DWI Pre-Trial Issues and the Judge’s Role in “Setting the Tone”

I need to preface this blog by saying that the majority of Judges sitting in Municipal Courts throughout New Jersey are fair, impartial, and level-headed. However, when it comes to DWI offenses and discovery issue, one sometimes wonders if making pre-trial motions seeking orders limiting the time for the production of discovery makes any sense at all. The reason being that it is becoming increasingly more difficult to convince a judge to enforce the Order once it has been entered.

This is contrasted with the DWI defense attorney and defendant who will typically be held to a strict time line as it relates to the preparation of the defendant’s case.

The frustrating aspect of the non-enforcement of pre-trial orders against the State is that the only real remedy for the DWI defendant is to appeal the municipal court’s decision to deny application to enforce the Order. The appeal process is not only time-consuming, but costly to the defendant who must pay legal fees to his DWI attorney. Secondly, it is often the case that the defendant will have to wait until after the municipal court has adjudicated the DWI case before taking the appeal, since the Law Division is not particularly crazy about interlocutory appeals.  This means more time and more money spent.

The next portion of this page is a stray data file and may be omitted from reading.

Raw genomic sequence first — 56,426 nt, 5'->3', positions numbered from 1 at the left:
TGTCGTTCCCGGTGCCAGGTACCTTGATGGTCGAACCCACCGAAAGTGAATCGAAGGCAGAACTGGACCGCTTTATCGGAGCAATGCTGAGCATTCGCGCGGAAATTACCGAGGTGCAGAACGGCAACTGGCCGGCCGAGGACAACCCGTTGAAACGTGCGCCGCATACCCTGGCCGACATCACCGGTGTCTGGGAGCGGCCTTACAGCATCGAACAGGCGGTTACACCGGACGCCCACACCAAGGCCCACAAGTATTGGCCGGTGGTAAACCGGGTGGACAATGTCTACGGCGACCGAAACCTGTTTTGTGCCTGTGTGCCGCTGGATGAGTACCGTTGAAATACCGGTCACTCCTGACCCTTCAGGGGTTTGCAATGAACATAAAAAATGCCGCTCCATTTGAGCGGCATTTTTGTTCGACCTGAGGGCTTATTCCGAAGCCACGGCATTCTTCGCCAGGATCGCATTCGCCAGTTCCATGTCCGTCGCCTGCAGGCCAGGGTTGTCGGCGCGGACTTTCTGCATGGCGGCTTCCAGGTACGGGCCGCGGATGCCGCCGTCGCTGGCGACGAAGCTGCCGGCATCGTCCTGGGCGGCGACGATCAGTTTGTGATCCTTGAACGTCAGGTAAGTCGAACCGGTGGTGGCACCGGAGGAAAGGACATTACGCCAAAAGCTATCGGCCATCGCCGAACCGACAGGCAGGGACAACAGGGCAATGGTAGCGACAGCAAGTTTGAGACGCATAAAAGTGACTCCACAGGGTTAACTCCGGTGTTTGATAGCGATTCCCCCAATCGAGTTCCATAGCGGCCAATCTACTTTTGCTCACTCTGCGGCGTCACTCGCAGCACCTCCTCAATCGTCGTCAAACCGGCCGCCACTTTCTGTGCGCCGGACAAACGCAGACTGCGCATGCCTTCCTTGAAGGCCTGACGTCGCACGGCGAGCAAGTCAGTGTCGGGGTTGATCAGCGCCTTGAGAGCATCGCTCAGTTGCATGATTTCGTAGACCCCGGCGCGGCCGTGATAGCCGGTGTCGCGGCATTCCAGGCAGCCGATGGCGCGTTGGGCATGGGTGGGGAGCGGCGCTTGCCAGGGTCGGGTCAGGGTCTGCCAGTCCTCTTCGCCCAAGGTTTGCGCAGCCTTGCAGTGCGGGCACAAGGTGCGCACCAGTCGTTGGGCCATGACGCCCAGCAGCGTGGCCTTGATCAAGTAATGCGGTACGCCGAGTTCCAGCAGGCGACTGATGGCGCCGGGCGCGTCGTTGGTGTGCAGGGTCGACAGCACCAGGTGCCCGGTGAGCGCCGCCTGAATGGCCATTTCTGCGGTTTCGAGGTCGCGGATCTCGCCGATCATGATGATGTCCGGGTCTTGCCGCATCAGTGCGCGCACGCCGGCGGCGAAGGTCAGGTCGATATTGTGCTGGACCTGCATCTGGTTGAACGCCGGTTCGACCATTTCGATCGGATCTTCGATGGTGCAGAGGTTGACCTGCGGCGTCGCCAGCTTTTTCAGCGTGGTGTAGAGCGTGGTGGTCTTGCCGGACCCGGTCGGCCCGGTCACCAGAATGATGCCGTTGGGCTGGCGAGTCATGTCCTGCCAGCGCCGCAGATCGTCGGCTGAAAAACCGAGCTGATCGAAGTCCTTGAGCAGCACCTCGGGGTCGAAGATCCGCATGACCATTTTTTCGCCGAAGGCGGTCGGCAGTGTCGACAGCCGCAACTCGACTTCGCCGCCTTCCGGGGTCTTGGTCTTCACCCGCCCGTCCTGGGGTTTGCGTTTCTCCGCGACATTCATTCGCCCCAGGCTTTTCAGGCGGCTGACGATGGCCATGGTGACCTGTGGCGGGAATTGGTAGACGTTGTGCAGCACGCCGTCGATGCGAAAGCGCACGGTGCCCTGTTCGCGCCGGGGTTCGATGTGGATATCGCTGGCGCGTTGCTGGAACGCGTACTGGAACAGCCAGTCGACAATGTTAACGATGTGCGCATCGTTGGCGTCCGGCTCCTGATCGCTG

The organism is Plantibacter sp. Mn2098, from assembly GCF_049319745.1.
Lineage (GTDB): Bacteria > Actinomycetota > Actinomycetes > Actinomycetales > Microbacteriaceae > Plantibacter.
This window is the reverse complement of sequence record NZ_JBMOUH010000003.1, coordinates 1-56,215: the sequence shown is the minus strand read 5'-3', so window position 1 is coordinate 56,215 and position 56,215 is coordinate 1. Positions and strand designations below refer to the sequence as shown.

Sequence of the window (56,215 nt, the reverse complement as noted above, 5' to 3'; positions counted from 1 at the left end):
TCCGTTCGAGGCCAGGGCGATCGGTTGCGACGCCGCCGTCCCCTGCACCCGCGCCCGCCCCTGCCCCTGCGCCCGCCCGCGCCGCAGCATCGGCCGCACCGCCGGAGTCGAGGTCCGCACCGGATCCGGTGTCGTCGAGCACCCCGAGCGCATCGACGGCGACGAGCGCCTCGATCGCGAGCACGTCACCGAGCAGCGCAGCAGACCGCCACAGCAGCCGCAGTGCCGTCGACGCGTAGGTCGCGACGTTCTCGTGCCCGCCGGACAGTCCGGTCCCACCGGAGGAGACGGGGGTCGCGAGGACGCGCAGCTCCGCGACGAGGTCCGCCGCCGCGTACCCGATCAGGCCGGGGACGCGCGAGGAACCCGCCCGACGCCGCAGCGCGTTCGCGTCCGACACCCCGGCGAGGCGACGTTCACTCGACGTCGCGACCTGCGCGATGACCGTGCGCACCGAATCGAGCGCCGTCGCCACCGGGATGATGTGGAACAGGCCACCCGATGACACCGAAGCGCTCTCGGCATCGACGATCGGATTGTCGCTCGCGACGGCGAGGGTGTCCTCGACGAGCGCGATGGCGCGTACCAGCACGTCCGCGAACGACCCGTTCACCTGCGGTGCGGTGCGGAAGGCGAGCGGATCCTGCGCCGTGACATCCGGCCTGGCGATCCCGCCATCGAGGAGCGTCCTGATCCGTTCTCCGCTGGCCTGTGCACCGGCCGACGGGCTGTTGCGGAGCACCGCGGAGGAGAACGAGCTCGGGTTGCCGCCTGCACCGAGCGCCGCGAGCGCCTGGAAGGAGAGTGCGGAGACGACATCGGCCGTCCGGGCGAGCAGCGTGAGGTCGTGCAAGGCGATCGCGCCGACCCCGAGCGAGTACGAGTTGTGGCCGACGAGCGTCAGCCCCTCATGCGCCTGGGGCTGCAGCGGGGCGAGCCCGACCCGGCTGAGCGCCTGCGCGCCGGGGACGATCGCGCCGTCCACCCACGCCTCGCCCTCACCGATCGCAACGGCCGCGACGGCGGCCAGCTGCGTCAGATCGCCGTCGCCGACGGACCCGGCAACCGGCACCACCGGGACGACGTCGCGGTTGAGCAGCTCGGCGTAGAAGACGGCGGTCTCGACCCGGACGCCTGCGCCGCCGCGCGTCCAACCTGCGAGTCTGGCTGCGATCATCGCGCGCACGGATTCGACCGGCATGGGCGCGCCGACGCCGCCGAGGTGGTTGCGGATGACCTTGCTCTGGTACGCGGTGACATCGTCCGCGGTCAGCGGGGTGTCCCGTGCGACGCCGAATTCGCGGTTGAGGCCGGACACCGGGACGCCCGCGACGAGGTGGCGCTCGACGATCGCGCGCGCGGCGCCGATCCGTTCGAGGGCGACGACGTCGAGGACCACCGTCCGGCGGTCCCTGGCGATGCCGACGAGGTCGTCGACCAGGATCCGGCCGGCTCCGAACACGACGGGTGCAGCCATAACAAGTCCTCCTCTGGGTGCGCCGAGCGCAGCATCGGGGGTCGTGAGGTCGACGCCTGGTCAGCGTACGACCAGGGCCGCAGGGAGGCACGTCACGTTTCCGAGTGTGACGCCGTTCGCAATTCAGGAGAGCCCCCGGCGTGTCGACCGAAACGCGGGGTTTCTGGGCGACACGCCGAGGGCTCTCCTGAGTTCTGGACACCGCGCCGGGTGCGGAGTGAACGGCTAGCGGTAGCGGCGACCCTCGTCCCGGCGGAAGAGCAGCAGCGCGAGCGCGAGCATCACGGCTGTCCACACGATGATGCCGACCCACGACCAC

If the case goes on long enough, and given the right circumstances, the defendant can ask for sanctions in particularly egregious circumstances. But this is not the norm.

Let me be clear. This is not every municipal court in New Jersey. It is not even the majority. In most DWI cases, the defendant gets a fair shake both procedurally and substantively. But I have noticed a disturbing increase in the unwillingness of courts to enforce Orders that have been entered.


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